Tesco was forced at the weekend to deny false claims by Twitter users that it was to donate all funds raised from the government’s new plastic bag levy to Help for Heroes.
Within moments of Nick Clegg’s announcement at the Liberal Democrat conference of a 5p bag tax that would raise funds for charity, several Twitter users had already decided which organisation Tesco should donate its funds to.
An embarrassing online exchange started when members of the public descended onto Tesco’s Twitter account and tweeted messages of “congratulations” and “thanks” in response to Tesco “deciding” that it would support the UK’s military charity.
One tweet from parody account @IDS_MP, which impersonates MP Iain Duncan-Smith and has over 15,000 followers, called on other supermarkets to follow suit and was re-tweeted over 30 times with a potential reach of over 43,000 users.
Tesco’s Twitter controllers soon realised what was happening and its public timeline was soon filled with tweets to individuals declaring that: “We have not made a statement or commented as a company on this subject. This is not something we have committed to.”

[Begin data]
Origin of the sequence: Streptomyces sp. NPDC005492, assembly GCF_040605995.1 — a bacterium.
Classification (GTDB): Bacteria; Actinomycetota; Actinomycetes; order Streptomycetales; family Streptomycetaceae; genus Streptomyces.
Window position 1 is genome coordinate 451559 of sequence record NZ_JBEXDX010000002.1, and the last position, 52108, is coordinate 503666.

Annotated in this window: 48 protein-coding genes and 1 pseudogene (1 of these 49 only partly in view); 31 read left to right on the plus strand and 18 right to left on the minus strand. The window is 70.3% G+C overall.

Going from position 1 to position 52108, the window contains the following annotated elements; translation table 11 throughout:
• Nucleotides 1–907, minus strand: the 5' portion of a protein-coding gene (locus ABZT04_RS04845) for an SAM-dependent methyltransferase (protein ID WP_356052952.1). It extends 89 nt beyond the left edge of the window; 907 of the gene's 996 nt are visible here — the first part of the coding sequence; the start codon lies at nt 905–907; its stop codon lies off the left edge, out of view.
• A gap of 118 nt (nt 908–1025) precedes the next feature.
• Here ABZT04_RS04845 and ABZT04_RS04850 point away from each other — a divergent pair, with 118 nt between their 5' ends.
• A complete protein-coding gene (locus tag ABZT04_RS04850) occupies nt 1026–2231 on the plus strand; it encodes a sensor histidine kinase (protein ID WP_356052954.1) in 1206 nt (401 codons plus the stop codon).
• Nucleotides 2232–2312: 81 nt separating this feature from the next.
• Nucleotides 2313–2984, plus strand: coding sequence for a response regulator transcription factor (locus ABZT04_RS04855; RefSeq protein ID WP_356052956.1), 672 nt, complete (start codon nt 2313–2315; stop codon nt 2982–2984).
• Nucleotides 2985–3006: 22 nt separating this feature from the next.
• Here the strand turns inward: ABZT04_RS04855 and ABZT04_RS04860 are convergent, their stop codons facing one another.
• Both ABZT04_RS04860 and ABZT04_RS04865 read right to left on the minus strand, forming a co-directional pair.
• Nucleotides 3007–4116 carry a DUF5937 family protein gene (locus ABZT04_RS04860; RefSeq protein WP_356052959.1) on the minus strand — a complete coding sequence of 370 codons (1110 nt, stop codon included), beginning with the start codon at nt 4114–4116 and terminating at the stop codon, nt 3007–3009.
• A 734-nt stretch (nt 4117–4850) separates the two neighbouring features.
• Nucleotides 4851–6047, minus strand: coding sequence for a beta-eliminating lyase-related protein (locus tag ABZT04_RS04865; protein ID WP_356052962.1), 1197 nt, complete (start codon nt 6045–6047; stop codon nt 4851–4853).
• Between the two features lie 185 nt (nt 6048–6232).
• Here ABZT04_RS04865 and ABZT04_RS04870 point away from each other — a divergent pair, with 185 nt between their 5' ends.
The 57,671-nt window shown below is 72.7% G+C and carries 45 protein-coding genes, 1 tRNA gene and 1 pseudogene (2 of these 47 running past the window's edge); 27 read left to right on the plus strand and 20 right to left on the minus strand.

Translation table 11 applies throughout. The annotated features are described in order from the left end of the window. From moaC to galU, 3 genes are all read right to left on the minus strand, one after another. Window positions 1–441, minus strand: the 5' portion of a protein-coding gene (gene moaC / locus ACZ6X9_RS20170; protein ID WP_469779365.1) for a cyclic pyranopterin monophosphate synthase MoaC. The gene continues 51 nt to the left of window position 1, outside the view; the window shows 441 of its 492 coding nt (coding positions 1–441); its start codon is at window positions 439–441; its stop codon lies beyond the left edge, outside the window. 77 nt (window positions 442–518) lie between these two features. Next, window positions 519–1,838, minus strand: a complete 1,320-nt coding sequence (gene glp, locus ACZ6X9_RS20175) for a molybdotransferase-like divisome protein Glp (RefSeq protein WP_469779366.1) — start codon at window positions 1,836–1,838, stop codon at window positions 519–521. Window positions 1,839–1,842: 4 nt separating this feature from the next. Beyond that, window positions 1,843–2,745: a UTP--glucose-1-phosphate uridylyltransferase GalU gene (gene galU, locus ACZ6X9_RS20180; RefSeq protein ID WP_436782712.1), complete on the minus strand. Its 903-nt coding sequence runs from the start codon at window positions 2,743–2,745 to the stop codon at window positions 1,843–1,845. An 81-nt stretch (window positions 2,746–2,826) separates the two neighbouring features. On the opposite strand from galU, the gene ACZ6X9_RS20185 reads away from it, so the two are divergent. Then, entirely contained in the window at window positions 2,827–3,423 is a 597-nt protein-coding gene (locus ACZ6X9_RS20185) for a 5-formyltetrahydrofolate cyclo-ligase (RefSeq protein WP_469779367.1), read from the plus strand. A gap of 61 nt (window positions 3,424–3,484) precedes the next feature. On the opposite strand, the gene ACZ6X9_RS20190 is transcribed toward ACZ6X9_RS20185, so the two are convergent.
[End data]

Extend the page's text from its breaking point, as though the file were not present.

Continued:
However, as the social media mishap developed, members of the public used the opportunity to suggest Tesco was betraying the UK’s armed forces and one user responded to the official line with: “Outrageous attitude, our armed forces will be appalled.”
Another accused the supermarket of “snubbing our armed forces” and suggested Tesco must “like bad publicity” because the incident followed the horse meat scandal which hit the headlines earlier in the year.
A Tesco spokesperson said: “Our support for service charities is something we’re really proud of and we work with many, including Help for Heroes. Over the weekend we held another nationwide collection in our stores for Help for Heroes, which is expected to have raised hundreds of thousands of pounds.”